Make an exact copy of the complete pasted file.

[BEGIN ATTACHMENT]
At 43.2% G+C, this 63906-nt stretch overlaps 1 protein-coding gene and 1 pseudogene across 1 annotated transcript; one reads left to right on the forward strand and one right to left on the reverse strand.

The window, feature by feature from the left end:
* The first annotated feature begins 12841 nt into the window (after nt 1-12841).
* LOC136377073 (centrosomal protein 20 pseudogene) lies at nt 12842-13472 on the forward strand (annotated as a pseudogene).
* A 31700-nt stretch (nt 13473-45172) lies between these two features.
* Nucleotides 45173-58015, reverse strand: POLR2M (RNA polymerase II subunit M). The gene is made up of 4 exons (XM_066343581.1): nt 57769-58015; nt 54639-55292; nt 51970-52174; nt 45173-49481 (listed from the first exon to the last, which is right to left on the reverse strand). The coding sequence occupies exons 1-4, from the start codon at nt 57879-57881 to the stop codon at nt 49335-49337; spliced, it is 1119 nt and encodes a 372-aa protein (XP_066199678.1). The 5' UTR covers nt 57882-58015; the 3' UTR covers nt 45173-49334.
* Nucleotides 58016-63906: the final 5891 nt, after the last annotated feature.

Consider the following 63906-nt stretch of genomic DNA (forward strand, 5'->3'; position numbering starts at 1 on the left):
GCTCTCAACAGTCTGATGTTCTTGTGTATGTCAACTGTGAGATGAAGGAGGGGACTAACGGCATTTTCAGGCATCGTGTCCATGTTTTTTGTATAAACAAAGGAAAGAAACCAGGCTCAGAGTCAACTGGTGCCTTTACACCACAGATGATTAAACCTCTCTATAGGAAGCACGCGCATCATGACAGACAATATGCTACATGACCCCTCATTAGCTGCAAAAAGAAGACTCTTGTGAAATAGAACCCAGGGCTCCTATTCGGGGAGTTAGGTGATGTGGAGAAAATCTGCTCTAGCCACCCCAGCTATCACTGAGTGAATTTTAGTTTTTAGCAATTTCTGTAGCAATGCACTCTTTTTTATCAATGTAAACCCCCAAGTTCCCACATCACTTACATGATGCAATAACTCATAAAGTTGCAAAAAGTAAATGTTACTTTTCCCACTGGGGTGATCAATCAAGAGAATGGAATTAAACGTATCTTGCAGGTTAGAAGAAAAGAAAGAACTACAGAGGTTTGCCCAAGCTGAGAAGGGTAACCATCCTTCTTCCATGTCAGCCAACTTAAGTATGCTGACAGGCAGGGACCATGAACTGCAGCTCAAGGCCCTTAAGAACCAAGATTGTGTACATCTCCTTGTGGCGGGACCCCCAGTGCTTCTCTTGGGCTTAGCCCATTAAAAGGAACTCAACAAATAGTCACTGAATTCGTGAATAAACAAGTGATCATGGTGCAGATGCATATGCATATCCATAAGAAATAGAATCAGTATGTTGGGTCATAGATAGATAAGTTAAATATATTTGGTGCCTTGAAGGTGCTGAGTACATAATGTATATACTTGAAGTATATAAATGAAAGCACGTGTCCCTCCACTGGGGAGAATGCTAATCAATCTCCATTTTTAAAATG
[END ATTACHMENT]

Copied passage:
At 43.2% G+C, this 63906-nt stretch overlaps 1 protein-coding gene and 1 pseudogene across 1 annotated transcript; one reads left to right on the forward strand and one right to left on the reverse strand.

The window, feature by feature from the left end:
* The first annotated feature begins 12841 nt into the window (after nt 1-12841).
* LOC136377073 (centrosomal protein 20 pseudogene) lies at nt 12842-13472 on the forward strand (annotated as a pseudogene).
* A 31700-nt stretch (nt 13473-45172) lies between these two features.
* Nucleotides 45173-58015, reverse strand: POLR2M (RNA polymerase II subunit M). The gene is made up of 4 exons (XM_066343581.1): nt 57769-58015; nt 54639-55292; nt 51970-52174; nt 45173-49481 (listed from the first exon to the last, which is right to left on the reverse strand). The coding sequence occupies exons 1-4, from the start codon at nt 57879-57881 to the stop codon at nt 49335-49337; spliced, it is 1119 nt and encodes a 372-aa protein (XP_066199678.1). The 5' UTR covers nt 57882-58015; the 3' UTR covers nt 45173-49334.
* Nucleotides 58016-63906: the final 5891 nt, after the last annotated feature.

Consider the following 63906-nt stretch of genomic DNA (forward strand, 5'->3'; position numbering starts at 1 on the left):
GCTCTCAACAGTCTGATGTTCTTGTGTATGTCAACTGTGAGATGAAGGAGGGGACTAACGGCATTTTCAGGCATCGTGTCCATGTTTTTTGTATAAACAAAGGAAAGAAACCAGGCTCAGAGTCAACTGGTGCCTTTACACCACAGATGATTAAACCTCTCTATAGGAAGCACGCGCATCATGACAGACAATATGCTACATGACCCCTCATTAGCTGCAAAAAGAAGACTCTTGTGAAATAGAACCCAGGGCTCCTATTCGGGGAGTTAGGTGATGTGGAGAAAATCTGCTCTAGCCACCCCAGCTATCACTGAGTGAATTTTAGTTTTTAGCAATTTCTGTAGCAATGCACTCTTTTTTATCAATGTAAACCCCCAAGTTCCCACATCACTTACATGATGCAATAACTCATAAAGTTGCAAAAAGTAAATGTTACTTTTCCCACTGGGGTGATCAATCAAGAGAATGGAATTAAACGTATCTTGCAGGTTAGAAGAAAAGAAAGAACTACAGAGGTTTGCCCAAGCTGAGAAGGGTAACCATCCTTCTTCCATGTCAGCCAACTTAAGTATGCTGACAGGCAGGGACCATGAACTGCAGCTCAAGGCCCTTAAGAACCAAGATTGTGTACATCTCCTTGTGGCGGGACCCCCAGTGCTTCTCTTGGGCTTAGCCCATTAAAAGGAACTCAACAAATAGTCACTGAATTCGTGAATAAACAAGTGATCATGGTGCAGATGCATATGCATATCCATAAGAAATAGAATCAGTATGTTGGGTCATAGATAGATAAGTTAAATATATTTGGTGCCTTGAAGGTGCTGAGTACATAATGTATATACTTGAAGTATATAAATGAAAGCACGTGTCCCTCCACTGGGGAGAATGCTAATCAATCTCCATTTTTAAAATG